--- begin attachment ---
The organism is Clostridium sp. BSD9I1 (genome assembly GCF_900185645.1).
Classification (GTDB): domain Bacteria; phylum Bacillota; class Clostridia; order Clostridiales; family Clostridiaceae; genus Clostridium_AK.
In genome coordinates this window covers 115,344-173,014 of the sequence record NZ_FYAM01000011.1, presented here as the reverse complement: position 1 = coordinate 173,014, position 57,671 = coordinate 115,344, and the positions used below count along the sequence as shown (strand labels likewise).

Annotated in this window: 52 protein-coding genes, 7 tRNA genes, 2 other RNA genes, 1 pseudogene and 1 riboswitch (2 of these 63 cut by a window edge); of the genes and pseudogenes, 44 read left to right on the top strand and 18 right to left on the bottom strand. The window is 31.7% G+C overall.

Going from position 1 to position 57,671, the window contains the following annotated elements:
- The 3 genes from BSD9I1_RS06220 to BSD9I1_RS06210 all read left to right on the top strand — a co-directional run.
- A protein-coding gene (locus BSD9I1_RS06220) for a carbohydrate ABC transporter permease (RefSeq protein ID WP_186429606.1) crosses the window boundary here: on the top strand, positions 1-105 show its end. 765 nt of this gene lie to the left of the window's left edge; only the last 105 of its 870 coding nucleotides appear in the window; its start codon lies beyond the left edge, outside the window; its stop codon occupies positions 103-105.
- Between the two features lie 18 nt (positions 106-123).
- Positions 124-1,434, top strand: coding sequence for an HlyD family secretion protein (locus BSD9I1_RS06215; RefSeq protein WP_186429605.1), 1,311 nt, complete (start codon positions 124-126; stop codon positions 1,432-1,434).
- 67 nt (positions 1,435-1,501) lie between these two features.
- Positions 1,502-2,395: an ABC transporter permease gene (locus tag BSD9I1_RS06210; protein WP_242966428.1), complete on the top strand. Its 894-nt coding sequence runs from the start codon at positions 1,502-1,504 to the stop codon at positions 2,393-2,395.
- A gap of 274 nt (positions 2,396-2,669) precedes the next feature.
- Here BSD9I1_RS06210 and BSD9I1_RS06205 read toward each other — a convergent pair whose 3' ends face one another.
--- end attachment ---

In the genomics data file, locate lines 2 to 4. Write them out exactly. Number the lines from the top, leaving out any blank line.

Classification (GTDB): domain Bacteria; phylum Bacillota; class Clostridia; order Clostridiales; family Clostridiaceae; genus Clostridium_AK.
In genome coordinates this window covers 115,344-173,014 of the sequence record NZ_FYAM01000011.1, presented here as the reverse complement: position 1 = coordinate 173,014, position 57,671 = coordinate 115,344, and the positions used below count along the sequence as shown (strand labels likewise).

Annotated in this window: 52 protein-coding genes, 7 tRNA genes, 2 other RNA genes, 1 pseudogene and 1 riboswitch (2 of these 63 cut by a window edge); of the genes and pseudogenes, 44 read left to right on the top strand and 18 right to left on the bottom strand. The window is 31.7% G+C overall.